I immediately had doubts about Johnson's claim. Johnson was not a doctor or nurse, so why would she be assigned a medical task? Also, I looked up "POC Technician" and "Products of Conception Technician" online, and the websites that used the terms were anti-abortion sites referring back to Johnson. Finally, I could not locate the term in Planned Parenthood’s job opportunities. The whole matter left me scratching my head.
On September 26th, 2009, Johnson asserted that her life changed forever. The abortion doctor asked Johnson to assist in an ultrasound-guided procedure, she said, claiming that the experience would be good for her. This, Johnson said, is against Planned Parenthood protocol because it adds time to the procedure -- and time is money -- and "it exposes their lie."
During the abortion on a woman who was thirteen weeks pregnant, she claimed, Johnson was holding the ultrasound equipment and watching the ultrasound image on a screen. When the doctor inserted the cannula probe alongside the fetus, Johnson said that she saw it jump, recoil, and try to flee from the cannula on the ultrasound screen. Suction equipment was used to remove the fetus from the patient's uterus. After witnessing this, Johnson was horrified, she told listeners. She concluded that Planned Parenthood had lied to women about the reality of abortion. She lamented that the sedated woman on the table had just given up motherhood, the "greatest gift" women ever receive.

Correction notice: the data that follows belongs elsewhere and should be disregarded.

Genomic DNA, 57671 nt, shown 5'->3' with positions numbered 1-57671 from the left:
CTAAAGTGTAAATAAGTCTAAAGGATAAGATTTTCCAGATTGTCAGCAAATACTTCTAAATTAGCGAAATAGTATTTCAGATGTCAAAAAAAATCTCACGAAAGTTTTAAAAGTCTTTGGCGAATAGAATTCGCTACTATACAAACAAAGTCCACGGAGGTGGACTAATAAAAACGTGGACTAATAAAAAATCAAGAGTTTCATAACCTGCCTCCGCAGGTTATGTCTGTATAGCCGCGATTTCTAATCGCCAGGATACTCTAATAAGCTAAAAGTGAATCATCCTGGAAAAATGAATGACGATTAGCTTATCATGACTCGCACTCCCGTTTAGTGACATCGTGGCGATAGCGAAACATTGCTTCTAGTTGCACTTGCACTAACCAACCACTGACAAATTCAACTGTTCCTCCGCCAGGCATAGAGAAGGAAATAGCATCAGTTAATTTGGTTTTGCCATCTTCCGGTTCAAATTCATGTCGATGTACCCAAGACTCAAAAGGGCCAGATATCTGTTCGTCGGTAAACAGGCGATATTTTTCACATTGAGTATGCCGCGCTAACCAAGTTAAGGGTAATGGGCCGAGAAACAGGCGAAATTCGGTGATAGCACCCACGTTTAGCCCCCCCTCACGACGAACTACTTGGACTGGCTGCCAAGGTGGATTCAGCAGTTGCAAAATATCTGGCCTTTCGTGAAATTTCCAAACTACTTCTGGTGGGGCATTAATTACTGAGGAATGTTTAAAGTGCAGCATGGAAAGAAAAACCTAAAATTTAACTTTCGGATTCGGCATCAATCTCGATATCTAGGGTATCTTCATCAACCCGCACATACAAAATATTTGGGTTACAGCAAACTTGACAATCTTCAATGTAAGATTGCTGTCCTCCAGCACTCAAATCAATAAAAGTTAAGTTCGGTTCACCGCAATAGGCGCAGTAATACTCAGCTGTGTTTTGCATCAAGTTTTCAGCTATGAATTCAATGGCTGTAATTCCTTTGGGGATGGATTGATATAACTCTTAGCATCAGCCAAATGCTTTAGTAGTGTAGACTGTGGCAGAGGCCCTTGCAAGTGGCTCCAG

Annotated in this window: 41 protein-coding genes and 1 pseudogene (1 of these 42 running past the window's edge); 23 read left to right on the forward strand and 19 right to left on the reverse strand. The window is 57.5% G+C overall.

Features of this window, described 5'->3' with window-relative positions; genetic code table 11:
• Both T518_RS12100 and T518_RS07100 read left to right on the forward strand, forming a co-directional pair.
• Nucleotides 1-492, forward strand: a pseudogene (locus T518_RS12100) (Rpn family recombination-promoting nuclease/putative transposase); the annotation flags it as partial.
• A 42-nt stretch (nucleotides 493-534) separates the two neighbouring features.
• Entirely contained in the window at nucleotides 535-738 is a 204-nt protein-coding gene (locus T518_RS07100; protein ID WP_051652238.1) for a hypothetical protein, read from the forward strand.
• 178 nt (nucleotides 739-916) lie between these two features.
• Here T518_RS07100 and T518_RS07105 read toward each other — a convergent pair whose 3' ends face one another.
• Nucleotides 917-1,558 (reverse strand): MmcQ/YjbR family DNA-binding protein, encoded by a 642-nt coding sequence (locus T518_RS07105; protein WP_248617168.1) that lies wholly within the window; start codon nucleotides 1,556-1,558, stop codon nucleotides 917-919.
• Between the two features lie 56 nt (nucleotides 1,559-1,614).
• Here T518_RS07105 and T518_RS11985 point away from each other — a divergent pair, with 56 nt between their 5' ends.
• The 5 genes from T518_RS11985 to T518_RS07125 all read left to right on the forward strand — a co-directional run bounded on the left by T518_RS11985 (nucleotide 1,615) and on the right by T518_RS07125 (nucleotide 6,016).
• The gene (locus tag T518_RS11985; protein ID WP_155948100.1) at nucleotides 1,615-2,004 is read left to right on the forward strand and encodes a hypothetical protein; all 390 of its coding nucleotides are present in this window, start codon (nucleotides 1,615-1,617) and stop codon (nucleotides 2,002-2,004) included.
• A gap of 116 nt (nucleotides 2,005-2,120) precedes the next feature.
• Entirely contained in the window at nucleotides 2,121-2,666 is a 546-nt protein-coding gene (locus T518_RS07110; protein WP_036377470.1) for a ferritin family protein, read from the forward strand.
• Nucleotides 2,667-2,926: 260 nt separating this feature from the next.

Again, I had doubts about Johnson's account. Johnson was not a doctor or nurse, so why would the doctor select her to perform a medical task? Wouldn't the doctor want a trained nurse instead of an administrator assisting with a medical procedure? Wouldn't this create all sorts of liability issues?
Others have taken issue with Johnson's account of that day. A 2010 article in Texas Monthly states that according to patient records, the clinic did not perform any ultrasound-guided abortions on September 26th, 2009. The only other day of the month when abortions were performed was September 12th. The physician on duty said that he did not use an ultrasound that day, nor did Johnson assist with any abortions. Only surgical abortions were performed that day, none of which were beyond ten weeks. To boot, the article suggests that Johnson's relationship with her affiliate had been deteriorating before she resigned. Hmmmm . . .
Abortion, Johnson told the audience, is not a Republican or Democrat struggle, but a "spiritual battle" against evil. Working at Planned Parenthood, her mind was seeped in evil and deceived by Satan, she insisted. Johnson lambasted Planned Parenthood as "bloodthirsty", referring to its staff as "salespeople" who sell abortions to the most vulnerable members of society.
The claim that Planned Parenthood staff are “salespeople” seeking money ignores the fact that Planned Parenthood is a 501(c)(3) not-for-profit organization (see page 28 of their 2008-2009 annual report). It is not a profit-seeking organization. Furthermore, when patients have to pay money for abortions, might that have something to do with the fact that federal funds cannot be used to cover the procedure? Or that several states have laws limiting insurance coverage for abortions?